Establishing continuous communication for greater impact collectively

 

Tobias Bürger

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Tobias Bürger

Tobias Bürger

A few months ago, a group of small foundations, charities and other actors from German civil society gathered at a conference in Cologne to discuss one of the most important topics currently being talked over in strategic philanthropy: how can we transfer ideas for social projects and at the same time avoid funding duplicative projects?

Achieving a higher impact with less effort and a minimal use of financial resources seems to be one of the most important issues for philanthropic institutions nowadays. The idea of collective impact is being discussed in various articles and approaches to expand the work of non-profits. Institutions like the Social Impact Analysts Association (SIAA) in the UK or Phineo in Germany, which emphasize the need for reliable and effective funding strategies, are trying to measure the impact of philanthropy. In Germany, debates with foundations and non-profits aim to take collaborations between different civil society actors to a new level. It we want to increase collective impact and transfer project ideas more efficiently, funding institutions and non-profits alike need to do more field scans and think strategically before supporting projects – otherwise they run the risk of funding duplicative ones. To avoid this, organizations have to build alliances and join forces in their fields of action; they also need to improve communication between organizations about old and new projects.

Establishing continuous communication is one of the five conditions for greater collective impact. According to the concept of collective impact, communication is needed to build trust, reach an agreement on common goals and create motivation. Why should this be important only within projects already initiated? It could also be used to foster a constant dialogue between actors in advance. About 16 actors from various civil society organizations like the Bertelsmann Foundation and the Stiftung MITARBEIT, and also smaller charities like 2aid.org, an organization that fights poverty, participated in a so-called blog-parade that took place prior to the conference. Such blog-parades ask the contributors to write a blog post on a joint topic. A summary of the blog-parade provided by Lisa Fedler of openTransfer offers an informative overview over the range of issues organizations have to tackle when building partnerships for collective impact or transferring project ideas. A follow-up chat with participating organizations on Twitter on 27 August used the identified barriers on the structural, cultural and individual levels of organizations to continue the discussion.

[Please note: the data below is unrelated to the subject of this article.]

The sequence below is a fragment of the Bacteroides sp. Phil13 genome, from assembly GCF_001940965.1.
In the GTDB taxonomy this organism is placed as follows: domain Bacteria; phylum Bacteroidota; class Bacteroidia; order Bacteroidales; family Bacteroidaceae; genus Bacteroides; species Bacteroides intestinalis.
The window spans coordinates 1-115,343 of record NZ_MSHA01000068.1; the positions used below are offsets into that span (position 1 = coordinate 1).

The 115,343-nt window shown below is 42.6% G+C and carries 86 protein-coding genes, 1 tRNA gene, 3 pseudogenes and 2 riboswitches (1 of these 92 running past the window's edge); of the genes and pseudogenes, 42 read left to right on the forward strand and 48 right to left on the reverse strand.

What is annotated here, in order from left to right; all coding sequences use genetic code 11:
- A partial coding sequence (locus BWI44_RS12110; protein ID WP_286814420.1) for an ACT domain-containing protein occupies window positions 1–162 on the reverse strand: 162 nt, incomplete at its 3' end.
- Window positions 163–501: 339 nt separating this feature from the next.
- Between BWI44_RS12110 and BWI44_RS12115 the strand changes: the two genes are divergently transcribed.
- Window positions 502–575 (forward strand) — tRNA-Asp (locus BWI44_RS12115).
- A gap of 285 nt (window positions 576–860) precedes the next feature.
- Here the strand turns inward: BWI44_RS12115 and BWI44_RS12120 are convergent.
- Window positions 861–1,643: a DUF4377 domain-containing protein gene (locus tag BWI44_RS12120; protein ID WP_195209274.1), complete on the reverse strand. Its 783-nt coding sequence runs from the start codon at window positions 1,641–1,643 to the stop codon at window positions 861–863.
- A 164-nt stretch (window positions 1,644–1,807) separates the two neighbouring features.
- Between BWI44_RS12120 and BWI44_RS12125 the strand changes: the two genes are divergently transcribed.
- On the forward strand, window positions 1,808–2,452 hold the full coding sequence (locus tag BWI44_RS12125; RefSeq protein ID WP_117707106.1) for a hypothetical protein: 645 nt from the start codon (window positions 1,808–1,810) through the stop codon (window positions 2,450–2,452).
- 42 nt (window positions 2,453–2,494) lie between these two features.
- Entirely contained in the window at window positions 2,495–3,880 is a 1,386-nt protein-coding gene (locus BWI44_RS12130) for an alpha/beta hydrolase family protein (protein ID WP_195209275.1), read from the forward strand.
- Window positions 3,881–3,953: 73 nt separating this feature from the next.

Structural barriers are at the forefront of the factors standing in the way of creating collective impact and hindering the transfer of social project ideas. Most notably, the current funding of projects rates the innovation of projects more than the possibility to be transferable and hence offer an opportunity to grow in the future. Consequently, foundations have to work more closely together to offer a denser knowledge framework and exchange results from field scans, and thus to minimize the risk of funding duplicative projects. Organizations should also stop thinking inside the box and open up. This is clearly one of the biggest challenges, but it could be tackled by the creation of national and transnational networks.

The three challenges that arise from cultural barriers are the fostering of trust between foundations and organizations, learning to share knowledge, and arriving at the conclusion that information advantage should no longer be associated with striving for power in the third sector. The blog-parade participants observed it to be one of the biggest challenges at the individual level to let knowledge float freely between different actors instead of fencing off innovation solely to a single organization.

Although the participants in the blog-parade don’t have one single answer to solve all problems at once, several contributors stated that regular meet-ups, offline as well as online, might be a first step to help spread information about the idea of collective impact and to change the way strategic philanthropy is approached in the near future. Internet platforms and social media are an important part of this strategy – to guarantee and support a continuing debate and also to provide a growing database of projects already in place; they are a resource to identify opportunities and places to step in. The next conference of the openTransfer Camp will be in Munich in mid-October. It is already clear that collective impact, social entrepreneurship and the value of communication are going to be dominant topics at this conference.

Tobias Bürger is social media fellow at the Stiftung Mercator in Germany.

Tagged in: Collaboration Duplicative projects Germany social impact


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